By Corissa Haury
This year, I was proud to finish a dozen books. Twelve books may not seem like a lot, but I savored every one of them. Reading was not a competition this year. It was a privilege.
I started off the year with a lazy re-read of one of my favorite fantasy books, A Feast For Crows, from the Song of Ice & Fire series by George R. R. Martin. There are two huge things that reading the books that became Game of Thrones taught me. Number one, do not just reveal something to the reader outright. Reveal it through the dialogue. Number two, do not rely on one or two characters to drive your entire story. I think this is a huge rookie mistake for many young writers like myself. You need a huge network of people in your world to make it real. Think about all the people we each know. They teach us about the world.
My second book choice was less lazy, but still I lacked the reading voracity of my childhood. In late January I started The Serpent’s Children, a story by Laurence Yep about feudal China in the mid-1800s. It was a YA novel, so it was a quick read. The story, however, is brutal. A young girl fights to keep her brother and father together while the family struggles with poverty and basically slavery. There are parts of Asian cultures that we will never understand in America, and I believe part of that is the longevity of a family history. In America, a family may live here or there and spread their story across the states. Maybe they even originated elsewhere a hundred years ago. In China, families had been in the same spot for a thousand years. The story of the serpent’s children is one that broke my heart and taught me some invaluable lessons on family history. It opened a new world for me.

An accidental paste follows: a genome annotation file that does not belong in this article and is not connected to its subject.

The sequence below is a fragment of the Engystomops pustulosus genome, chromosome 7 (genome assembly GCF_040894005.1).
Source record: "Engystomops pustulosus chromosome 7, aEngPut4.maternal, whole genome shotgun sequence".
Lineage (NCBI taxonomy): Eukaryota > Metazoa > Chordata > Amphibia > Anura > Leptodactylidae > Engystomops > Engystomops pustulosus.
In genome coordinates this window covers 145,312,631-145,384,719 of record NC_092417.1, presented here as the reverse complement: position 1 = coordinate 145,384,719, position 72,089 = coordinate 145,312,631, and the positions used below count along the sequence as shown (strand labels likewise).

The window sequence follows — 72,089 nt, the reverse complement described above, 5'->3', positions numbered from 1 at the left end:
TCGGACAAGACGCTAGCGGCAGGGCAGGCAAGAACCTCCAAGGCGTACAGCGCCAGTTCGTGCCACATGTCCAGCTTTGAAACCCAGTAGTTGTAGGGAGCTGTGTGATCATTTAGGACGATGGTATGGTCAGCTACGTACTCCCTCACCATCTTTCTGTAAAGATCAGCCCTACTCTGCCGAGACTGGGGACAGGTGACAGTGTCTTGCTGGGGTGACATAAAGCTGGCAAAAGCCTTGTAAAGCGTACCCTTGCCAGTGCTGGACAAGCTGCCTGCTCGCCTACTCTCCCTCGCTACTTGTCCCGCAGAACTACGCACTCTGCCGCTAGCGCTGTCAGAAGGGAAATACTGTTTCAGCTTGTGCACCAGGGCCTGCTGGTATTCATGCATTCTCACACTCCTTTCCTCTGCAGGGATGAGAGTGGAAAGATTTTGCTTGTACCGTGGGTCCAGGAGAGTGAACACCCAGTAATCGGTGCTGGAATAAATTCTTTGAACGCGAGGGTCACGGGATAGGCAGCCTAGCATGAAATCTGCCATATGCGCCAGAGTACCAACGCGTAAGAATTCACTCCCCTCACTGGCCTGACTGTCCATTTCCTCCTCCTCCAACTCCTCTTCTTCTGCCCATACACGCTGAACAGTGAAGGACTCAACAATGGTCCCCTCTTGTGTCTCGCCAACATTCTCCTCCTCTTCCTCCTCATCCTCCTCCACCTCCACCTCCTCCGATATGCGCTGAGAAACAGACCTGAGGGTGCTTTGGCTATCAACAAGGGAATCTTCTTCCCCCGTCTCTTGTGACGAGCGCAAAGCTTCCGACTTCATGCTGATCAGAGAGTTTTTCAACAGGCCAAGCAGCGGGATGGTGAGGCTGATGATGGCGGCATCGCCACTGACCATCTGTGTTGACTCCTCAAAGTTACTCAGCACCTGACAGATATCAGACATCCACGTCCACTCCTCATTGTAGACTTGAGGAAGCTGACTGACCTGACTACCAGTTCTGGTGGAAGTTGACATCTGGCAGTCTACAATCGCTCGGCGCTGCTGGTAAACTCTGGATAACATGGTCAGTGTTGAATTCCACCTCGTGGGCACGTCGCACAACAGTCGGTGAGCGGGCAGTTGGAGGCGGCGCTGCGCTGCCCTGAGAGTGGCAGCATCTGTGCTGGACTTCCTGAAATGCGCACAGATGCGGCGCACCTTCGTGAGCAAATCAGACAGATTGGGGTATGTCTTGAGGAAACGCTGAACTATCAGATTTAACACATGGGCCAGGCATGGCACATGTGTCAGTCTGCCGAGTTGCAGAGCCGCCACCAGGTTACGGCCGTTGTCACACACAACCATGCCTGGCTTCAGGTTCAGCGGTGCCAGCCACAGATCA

I read books three and four simultaneously. I don’t know how this happened, but sometimes it does. Grendel by John Gardner, and Women by Chuck Bukowski, both captivating reads. These two books were very different from one another, so it was hard to put either down in favor of the other. Grendel was a zigzag read, as incoherent as the gruntings of the dark monster from Beowulf’s childhood nightmares. That made it more real, more sad when bad things happened to a violent creature, who knew almost nothing of the idea of the self, yet still explored it.
Women was similar in its own way, the main character, Chinaski, grunting his own way through existential crises. His crises involved less violence and more sex, more alcohol, more fascinating women than Grendel. After all, that’s the title of the book. Chinaski’s crazy adventures with young women who love his poetry, his regular dames who return and break his car or steal his stuff, and the one cool cat who lives upstairs with her swinging husband, seem as if they will never end. Bukowski’s portrayal of drunken, messed up sexuality and relationships is definitely a fascinating world I again found myself apart from, but learned so much about.